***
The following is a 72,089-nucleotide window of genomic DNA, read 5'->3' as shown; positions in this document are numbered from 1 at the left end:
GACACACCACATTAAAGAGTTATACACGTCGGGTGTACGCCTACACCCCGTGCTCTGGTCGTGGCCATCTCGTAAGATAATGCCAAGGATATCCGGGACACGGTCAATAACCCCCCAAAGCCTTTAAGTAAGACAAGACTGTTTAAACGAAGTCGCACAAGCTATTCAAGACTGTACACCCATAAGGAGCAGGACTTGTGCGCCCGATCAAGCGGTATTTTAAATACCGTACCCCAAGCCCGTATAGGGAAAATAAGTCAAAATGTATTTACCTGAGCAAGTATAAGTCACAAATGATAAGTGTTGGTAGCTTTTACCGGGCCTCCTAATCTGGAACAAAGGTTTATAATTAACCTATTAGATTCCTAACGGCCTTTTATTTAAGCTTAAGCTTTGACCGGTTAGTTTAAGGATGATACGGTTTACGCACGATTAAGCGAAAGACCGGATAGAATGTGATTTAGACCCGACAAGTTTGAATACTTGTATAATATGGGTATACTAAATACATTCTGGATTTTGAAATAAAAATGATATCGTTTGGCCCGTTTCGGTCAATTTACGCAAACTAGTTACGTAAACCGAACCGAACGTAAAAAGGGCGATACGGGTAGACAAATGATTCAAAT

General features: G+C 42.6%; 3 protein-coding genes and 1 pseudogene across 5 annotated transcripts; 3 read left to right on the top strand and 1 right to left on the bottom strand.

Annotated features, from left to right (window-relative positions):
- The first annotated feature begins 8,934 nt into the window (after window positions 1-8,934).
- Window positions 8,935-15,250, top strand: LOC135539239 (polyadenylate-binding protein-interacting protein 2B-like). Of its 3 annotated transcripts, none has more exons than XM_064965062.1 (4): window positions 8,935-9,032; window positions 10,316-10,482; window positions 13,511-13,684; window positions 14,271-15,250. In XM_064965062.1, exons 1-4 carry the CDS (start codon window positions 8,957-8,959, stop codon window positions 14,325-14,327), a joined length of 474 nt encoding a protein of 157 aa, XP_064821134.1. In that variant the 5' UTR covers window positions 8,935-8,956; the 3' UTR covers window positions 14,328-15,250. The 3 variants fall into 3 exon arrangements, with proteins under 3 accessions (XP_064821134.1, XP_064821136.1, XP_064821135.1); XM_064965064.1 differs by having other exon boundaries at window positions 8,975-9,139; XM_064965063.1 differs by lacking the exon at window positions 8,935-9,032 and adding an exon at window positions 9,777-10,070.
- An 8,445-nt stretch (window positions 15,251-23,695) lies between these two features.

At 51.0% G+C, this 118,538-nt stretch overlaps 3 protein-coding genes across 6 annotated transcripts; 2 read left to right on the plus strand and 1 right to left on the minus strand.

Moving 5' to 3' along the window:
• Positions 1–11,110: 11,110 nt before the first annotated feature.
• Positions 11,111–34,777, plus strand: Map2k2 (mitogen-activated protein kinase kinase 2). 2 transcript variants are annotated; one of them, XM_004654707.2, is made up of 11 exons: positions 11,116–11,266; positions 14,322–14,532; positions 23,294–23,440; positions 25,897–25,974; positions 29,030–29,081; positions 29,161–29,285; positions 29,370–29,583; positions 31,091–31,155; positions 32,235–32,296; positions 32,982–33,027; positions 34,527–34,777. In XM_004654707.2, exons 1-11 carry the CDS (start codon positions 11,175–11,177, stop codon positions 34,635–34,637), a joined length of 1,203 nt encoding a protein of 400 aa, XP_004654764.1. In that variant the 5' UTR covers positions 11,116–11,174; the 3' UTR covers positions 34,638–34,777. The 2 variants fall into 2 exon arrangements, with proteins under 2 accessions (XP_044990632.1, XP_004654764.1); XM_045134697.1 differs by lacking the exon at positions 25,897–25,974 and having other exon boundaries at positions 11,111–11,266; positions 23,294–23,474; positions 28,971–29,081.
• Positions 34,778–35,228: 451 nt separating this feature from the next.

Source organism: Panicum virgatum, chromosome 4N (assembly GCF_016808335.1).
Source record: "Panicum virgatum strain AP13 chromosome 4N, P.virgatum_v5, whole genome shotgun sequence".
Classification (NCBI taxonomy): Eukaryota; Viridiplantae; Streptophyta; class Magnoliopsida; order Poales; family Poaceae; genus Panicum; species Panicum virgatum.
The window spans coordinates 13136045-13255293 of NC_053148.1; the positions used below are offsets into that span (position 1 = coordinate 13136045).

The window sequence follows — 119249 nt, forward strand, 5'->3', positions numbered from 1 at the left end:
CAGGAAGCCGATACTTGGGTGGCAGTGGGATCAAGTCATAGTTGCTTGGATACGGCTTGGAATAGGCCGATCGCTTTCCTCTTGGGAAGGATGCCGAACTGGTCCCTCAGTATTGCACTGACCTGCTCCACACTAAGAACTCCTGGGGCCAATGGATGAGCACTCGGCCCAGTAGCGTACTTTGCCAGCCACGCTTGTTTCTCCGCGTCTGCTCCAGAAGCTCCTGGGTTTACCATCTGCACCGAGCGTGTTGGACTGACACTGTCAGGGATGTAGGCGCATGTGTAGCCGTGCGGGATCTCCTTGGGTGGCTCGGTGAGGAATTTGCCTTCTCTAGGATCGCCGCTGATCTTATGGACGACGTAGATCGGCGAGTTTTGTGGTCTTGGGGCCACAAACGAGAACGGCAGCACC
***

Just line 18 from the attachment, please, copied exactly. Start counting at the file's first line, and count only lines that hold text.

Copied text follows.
CAGGAAGCCGATACTTGGGTGGCAGTGGGATCAAGTCATAGTTGCTTGGATACGGCTTGGAATAGGCCGATCGCTTTCCTCTTGGGAAGGATGCCGAACTGGTCCCTCAGTATTGCACTGACCTGCTCCACACTAAGAACTCCTGGGGCCAATGGATGAGCACTCGGCCCAGTAGCGTACTTTGCCAGCCACGCTTGTTTCTCCGCGTCTGCTCCAGAAGCTCCTGGGTTTACCATCTGCACCGAGCGTGTTGGACTGACACTGTCAGGGATGTAGGCGCATGTGTAGCCGTGCGGGATCTCCTTGGGTGGCTCGGTGAGGAATTTGCCTTCTCTAGGATCGCCGCTGATCTTATGGACGACGTAGATCGGCGAGTTTTGTGGTCTTGGGGCCACAAACGAGAACGGCAGCACC